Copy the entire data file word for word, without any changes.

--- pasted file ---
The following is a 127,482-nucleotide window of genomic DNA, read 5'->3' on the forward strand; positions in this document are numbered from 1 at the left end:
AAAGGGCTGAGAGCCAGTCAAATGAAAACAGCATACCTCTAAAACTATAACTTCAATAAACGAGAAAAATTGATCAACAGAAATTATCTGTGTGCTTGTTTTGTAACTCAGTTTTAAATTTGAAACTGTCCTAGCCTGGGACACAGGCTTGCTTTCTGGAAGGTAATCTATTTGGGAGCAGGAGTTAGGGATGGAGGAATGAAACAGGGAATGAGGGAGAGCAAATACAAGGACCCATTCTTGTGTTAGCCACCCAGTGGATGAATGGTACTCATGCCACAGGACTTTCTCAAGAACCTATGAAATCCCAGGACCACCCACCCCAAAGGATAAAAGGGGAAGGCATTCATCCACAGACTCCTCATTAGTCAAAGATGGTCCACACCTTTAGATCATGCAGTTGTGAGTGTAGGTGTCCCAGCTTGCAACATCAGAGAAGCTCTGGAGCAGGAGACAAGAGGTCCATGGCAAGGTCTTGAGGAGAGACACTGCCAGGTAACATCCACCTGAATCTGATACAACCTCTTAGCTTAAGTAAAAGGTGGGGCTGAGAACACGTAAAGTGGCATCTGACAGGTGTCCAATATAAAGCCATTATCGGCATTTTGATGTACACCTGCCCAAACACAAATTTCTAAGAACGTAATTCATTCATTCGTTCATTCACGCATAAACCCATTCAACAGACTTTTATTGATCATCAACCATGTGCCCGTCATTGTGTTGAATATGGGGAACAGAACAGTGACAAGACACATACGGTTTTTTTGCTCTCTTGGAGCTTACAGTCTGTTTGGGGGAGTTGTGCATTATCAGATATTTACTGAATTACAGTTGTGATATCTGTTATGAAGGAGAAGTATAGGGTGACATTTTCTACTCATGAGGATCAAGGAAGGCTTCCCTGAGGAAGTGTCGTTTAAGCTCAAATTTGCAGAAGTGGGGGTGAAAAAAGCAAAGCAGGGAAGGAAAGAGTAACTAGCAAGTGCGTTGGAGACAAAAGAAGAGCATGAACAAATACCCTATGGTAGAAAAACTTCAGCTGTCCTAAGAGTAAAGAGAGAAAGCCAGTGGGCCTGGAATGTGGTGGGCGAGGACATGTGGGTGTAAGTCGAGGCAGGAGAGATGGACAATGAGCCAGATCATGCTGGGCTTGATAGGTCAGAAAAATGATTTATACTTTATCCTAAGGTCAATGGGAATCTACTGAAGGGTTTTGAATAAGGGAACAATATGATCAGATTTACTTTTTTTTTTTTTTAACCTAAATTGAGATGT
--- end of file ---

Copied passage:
The following is a 127,482-nucleotide window of genomic DNA, read 5'->3' on the forward strand; positions in this document are numbered from 1 at the left end:
AAAGGGCTGAGAGCCAGTCAAATGAAAACAGCATACCTCTAAAACTATAACTTCAATAAACGAGAAAAATTGATCAACAGAAATTATCTGTGTGCTTGTTTTGTAACTCAGTTTTAAATTTGAAACTGTCCTAGCCTGGGACACAGGCTTGCTTTCTGGAAGGTAATCTATTTGGGAGCAGGAGTTAGGGATGGAGGAATGAAACAGGGAATGAGGGAGAGCAAATACAAGGACCCATTCTTGTGTTAGCCACCCAGTGGATGAATGGTACTCATGCCACAGGACTTTCTCAAGAACCTATGAAATCCCAGGACCACCCACCCCAAAGGATAAAAGGGGAAGGCATTCATCCACAGACTCCTCATTAGTCAAAGATGGTCCACACCTTTAGATCATGCAGTTGTGAGTGTAGGTGTCCCAGCTTGCAACATCAGAGAAGCTCTGGAGCAGGAGACAAGAGGTCCATGGCAAGGTCTTGAGGAGAGACACTGCCAGGTAACATCCACCTGAATCTGATACAACCTCTTAGCTTAAGTAAAAGGTGGGGCTGAGAACACGTAAAGTGGCATCTGACAGGTGTCCAATATAAAGCCATTATCGGCATTTTGATGTACACCTGCCCAAACACAAATTTCTAAGAACGTAATTCATTCATTCGTTCATTCACGCATAAACCCATTCAACAGACTTTTATTGATCATCAACCATGTGCCCGTCATTGTGTTGAATATGGGGAACAGAACAGTGACAAGACACATACGGTTTTTTTGCTCTCTTGGAGCTTACAGTCTGTTTGGGGGAGTTGTGCATTATCAGATATTTACTGAATTACAGTTGTGATATCTGTTATGAAGGAGAAGTATAGGGTGACATTTTCTACTCATGAGGATCAAGGAAGGCTTCCCTGAGGAAGTGTCGTTTAAGCTCAAATTTGCAGAAGTGGGGGTGAAAAAAGCAAAGCAGGGAAGGAAAGAGTAACTAGCAAGTGCGTTGGAGACAAAAGAAGAGCATGAACAAATACCCTATGGTAGAAAAACTTCAGCTGTCCTAAGAGTAAAGAGAGAAAGCCAGTGGGCCTGGAATGTGGTGGGCGAGGACATGTGGGTGTAAGTCGAGGCAGGAGAGATGGACAATGAGCCAGATCATGCTGGGCTTGATAGGTCAGAAAAATGATTTATACTTTATCCTAAGGTCAATGGGAATCTACTGAAGGGTTTTGAATAAGGGAACAATATGATCAGATTTACTTTTTTTTTTTTTTAACCTAAATTGAGATGT